The practice of a company or a public relations person giving certain media outlets a scoop on a deal or a major announcement has been something that has left a sour taste in my mouth for years now, even when I was on the receiving end of such largesse. Such backslapping deals are almost always guaranteed to upset other reporters, who will then demand their own scoop for the next major announcement by the company.
TheDeal.com Executive Editor Yvette Kantrow notes that the scoops by the New York Times and the Wall Street Journal on the AT&T/BellSouth deal this past weekend were rendered pointless when the companies put out a press release on Sunday announcing the deal. Since the Journal doesn’t publish on Sundays and the Times was only able to get a small story buried on p. A29 in its Sunday paper, neither really was able to benefit from having the story online Saturday night.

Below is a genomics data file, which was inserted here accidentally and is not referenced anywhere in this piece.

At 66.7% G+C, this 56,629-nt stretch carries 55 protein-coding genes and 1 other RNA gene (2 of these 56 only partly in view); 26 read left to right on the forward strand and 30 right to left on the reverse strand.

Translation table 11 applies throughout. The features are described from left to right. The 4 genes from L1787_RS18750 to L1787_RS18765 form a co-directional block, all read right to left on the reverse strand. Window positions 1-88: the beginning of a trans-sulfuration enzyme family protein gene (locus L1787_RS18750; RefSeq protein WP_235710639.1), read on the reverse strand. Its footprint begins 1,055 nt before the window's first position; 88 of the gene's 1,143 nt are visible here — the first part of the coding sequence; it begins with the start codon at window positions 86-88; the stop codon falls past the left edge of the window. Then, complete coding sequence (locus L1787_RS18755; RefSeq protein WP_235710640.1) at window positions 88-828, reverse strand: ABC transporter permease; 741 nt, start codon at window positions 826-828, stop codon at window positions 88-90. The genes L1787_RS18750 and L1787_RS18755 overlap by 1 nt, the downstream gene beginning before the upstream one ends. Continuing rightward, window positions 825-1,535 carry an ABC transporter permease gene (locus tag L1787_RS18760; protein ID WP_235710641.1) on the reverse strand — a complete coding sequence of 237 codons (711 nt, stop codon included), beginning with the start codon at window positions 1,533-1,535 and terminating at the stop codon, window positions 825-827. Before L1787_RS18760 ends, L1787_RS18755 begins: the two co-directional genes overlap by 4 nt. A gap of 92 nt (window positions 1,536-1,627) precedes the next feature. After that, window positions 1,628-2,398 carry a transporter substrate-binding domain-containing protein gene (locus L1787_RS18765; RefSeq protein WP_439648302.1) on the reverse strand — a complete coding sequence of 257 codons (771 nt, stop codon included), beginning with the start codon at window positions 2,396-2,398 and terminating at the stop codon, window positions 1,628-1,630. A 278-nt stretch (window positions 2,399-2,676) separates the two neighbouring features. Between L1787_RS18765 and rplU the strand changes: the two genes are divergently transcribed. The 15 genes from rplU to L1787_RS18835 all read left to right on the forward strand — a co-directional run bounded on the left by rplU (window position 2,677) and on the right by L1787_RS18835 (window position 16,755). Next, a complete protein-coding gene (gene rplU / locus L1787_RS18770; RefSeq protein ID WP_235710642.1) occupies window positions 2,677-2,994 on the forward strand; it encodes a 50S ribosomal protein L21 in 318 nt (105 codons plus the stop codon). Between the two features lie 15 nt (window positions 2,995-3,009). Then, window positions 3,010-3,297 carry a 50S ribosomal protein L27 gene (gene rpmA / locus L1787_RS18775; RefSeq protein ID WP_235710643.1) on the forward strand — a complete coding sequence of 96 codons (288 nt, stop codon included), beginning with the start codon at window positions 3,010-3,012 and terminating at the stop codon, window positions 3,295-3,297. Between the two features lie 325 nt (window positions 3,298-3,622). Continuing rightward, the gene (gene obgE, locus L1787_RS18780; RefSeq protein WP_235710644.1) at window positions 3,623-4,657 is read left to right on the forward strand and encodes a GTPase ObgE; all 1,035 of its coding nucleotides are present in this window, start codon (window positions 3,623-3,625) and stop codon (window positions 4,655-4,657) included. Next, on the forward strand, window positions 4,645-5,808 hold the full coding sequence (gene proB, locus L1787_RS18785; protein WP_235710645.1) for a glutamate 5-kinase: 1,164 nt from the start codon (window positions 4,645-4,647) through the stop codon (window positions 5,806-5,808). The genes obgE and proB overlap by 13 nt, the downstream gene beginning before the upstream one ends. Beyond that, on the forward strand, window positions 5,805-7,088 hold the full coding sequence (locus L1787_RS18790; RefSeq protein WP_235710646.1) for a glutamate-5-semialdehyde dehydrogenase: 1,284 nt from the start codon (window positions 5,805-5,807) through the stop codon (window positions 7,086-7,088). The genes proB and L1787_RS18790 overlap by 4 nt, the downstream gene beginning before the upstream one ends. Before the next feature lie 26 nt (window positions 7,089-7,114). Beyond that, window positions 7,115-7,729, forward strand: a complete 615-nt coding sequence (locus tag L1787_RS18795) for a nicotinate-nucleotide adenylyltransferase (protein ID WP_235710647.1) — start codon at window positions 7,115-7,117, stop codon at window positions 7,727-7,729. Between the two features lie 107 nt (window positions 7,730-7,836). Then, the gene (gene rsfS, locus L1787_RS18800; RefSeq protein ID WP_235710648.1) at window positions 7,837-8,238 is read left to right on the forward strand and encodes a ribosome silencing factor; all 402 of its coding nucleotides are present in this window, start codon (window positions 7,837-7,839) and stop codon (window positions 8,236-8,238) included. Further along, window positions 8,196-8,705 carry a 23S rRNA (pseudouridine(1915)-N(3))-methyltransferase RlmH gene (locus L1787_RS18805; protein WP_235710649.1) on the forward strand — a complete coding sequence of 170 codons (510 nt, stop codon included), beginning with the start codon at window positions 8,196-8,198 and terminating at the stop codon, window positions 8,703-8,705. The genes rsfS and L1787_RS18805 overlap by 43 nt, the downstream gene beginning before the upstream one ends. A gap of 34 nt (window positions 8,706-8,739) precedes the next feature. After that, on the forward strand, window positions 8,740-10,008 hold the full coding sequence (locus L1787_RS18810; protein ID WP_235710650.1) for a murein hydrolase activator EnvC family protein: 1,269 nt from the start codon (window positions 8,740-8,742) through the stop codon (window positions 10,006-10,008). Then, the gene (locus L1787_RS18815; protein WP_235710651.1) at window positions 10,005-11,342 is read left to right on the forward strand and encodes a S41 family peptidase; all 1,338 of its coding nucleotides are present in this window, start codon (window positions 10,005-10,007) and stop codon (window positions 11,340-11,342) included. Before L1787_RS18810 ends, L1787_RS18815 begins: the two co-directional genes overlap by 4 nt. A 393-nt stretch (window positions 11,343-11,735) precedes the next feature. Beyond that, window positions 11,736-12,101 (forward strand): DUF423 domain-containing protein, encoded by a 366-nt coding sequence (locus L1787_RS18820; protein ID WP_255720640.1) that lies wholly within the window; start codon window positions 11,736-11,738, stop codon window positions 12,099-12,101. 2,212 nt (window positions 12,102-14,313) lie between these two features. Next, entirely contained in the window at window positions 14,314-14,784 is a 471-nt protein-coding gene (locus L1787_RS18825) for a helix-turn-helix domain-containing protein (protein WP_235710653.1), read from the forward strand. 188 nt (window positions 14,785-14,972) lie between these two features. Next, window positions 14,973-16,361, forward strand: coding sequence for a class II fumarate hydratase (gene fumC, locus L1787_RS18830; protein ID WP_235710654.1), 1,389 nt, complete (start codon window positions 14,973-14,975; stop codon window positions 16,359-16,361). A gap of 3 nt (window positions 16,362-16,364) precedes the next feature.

Kantrow noted, “From that point on, other news outlets, from the big network news shows Sunday evening to the Monday morning papers from here to Dubuque, could report on the deal, sourcing it not to The Times or The Journal, but to Ma Bell herself. So much for being first.
“That’s a far cry from how things worked in the last century, when deal reporters felt secure enough to hold their weekend scoops at least until Sunday night and still be able to bask in some newsbreaking credit come Monday morning. (Their security sometimes stemmed from many of those scoops being the results of carefully negotiated leaks.) But with the Internet making news-reporting a 24-hour-a-day affair â€” even for the ink-stained wretches who toil at deadline-laden newspapers â€” the luxury of waiting until late Sunday appears to have gone the way of the rotary dial telephone. In the case of AT&T, that led reporters to put up their scoops at a rather weird time â€” how many people are paying attention to merger news at midnight on a Saturday? â€” which then forced the companies to widely announce their deal on a Sunday (and Oscar Sunday, at that.) The result: the reporters’ scoops got obscured and the glory of being first was gone.”
Read her column here.